I help them polish this through learning to use and understand Americanisms. This is coupled with American culture lessons depending on the subject matter we are talking about and also related personal development or career development topics. It's always a balancing act, and it's not easy.

    To make a long story short (if that's possible!), I do not think there is anything wrong with Indian English, but used outside India with non-Indians for those who want to be successful outside India, adjustments do have to be made. And, these adjustments are not meant to harm one's personality, but enhance it and enhance career growth. I must change my English to be understood in India. It works both ways :).

    Thanks for the post.

    PS. I have heard of villages in Karnataka where Sanskrit is the only language. It's rare, but I had a friend's family who lived there and my friends were fluent in spoken Sanskrit!
  • Venk Namilakonda
    By
    Venk Namilakonda
    22.06.12 06:02 PM
    Inability to speak a purticular language which isnt their mothertongue shouldnt be taken for granted. Perhaps we Indians must learn to accept how we speak a foreign language especially english and stop hating on those who can not speak English properly. I have noticed this trend among NRIs who crack jokes on those who can not speak English properly and Its absolutely abhorable. This makes those who can not speak to feel Inferior and not able to really conversate with others with Confidence.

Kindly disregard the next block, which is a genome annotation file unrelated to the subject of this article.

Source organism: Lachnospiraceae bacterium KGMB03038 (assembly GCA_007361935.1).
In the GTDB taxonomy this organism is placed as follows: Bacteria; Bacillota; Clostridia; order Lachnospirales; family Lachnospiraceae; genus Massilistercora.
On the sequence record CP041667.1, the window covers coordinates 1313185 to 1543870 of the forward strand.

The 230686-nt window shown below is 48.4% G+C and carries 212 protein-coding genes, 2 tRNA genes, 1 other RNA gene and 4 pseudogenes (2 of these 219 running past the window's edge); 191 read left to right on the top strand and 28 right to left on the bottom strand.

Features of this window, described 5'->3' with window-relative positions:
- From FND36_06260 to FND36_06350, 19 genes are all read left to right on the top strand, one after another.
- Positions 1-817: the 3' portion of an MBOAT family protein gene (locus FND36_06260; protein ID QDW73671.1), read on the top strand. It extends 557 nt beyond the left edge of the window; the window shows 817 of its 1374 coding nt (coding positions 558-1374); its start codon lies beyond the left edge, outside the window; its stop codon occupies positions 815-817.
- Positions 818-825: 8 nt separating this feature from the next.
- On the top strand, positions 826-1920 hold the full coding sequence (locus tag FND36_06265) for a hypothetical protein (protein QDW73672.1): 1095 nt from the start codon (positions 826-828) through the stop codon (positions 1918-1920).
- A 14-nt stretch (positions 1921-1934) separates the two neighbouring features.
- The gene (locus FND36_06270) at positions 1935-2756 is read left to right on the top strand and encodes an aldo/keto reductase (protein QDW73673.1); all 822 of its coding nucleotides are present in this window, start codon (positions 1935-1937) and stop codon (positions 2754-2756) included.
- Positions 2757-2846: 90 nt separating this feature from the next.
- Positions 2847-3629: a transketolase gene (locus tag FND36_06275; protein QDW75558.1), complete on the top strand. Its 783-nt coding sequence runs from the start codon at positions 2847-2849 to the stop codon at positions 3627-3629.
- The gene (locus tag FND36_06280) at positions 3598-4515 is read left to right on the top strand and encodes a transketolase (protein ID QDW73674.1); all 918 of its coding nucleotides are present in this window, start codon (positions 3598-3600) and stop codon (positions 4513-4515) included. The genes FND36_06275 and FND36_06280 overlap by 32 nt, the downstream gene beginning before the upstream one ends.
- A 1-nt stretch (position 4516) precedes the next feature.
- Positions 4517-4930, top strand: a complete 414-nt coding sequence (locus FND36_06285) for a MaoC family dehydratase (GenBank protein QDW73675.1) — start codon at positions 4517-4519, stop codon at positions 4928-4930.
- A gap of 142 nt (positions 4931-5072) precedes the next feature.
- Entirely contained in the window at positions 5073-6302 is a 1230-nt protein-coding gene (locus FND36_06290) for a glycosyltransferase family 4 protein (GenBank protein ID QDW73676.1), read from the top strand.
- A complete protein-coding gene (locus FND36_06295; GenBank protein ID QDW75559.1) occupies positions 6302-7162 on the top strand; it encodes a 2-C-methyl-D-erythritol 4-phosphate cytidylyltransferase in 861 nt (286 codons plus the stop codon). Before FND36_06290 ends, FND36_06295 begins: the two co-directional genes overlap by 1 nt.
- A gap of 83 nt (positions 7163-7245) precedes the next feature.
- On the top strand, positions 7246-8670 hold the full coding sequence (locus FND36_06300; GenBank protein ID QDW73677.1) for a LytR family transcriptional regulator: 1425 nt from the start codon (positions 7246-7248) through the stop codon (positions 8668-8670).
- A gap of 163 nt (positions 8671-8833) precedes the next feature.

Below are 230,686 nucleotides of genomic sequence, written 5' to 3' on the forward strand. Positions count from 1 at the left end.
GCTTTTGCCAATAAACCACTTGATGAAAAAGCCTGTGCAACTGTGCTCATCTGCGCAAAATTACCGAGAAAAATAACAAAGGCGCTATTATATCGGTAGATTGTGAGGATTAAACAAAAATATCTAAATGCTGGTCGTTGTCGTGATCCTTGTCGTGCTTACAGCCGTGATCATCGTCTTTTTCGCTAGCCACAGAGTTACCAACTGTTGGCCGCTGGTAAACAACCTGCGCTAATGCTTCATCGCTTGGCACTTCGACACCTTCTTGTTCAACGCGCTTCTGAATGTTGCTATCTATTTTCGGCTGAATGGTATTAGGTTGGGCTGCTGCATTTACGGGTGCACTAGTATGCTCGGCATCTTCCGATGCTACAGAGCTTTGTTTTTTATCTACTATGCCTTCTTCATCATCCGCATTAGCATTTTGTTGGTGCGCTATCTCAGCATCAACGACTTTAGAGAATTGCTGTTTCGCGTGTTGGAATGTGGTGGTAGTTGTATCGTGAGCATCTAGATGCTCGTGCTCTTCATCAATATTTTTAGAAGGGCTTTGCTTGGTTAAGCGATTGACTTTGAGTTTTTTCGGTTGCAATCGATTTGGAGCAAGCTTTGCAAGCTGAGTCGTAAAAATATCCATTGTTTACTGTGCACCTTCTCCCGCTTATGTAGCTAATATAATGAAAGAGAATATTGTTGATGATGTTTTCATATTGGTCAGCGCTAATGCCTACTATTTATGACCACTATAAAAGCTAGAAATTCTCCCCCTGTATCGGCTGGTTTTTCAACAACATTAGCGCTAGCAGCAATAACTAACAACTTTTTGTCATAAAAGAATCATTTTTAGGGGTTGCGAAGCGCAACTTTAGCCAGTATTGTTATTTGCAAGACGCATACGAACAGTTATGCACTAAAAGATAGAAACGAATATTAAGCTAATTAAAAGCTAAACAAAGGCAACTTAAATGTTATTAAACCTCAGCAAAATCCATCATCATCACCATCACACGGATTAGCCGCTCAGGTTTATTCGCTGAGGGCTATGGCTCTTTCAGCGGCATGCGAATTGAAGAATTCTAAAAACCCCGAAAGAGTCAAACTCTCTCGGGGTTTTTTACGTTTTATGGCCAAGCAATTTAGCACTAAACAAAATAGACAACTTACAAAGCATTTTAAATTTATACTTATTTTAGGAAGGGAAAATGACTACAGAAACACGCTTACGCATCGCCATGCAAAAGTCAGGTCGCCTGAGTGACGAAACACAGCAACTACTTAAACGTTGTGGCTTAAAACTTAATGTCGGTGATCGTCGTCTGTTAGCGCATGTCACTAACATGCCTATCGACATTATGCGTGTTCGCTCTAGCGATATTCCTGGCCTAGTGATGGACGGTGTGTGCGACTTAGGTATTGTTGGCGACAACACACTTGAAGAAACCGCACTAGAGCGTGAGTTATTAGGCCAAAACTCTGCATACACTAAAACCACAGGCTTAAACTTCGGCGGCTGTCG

As for me I love rainbows and different accents, It brings me joy to talk to people of different cultures and accents :-)
  • Stuart
    By
    Stuart
    22.06.12 11:01 AM
    Divya, my embarrasment was not at missing the discussion, it was on missing such an obvious lonaword. I worked in juggernaut, safari, loot, thug and shampoo, but missed chutney. Given how much of it I eat, I ought to have remembered it! :)
    It is indeed inevitable that in a country the geographical and population size of India, regional variations are inevitable.I will look out for Pro. Kothari's work, thank you.
  • Divya S
    By
    Divya S
    22.06.12 10:18 AM
    @Stuart-- nothing to feel ashamed about. Unless you were at the festival you wouldn't have heard about it since the media was obsessed about Salmaan Rushdie.

    Now that's a rant for another time. ;)

    On a side note, if Indian English is on your radar, you should read Prof. Rita Kothari's "Translating India: The Cultural Politics of English".

    She actually went around india recording the different versions of spoken English (and yes there are regional differences). It made for a very interesting read.

    Best,

    Div
  • Stuart
    By
    Stuart
    22.06.12 09:34 AM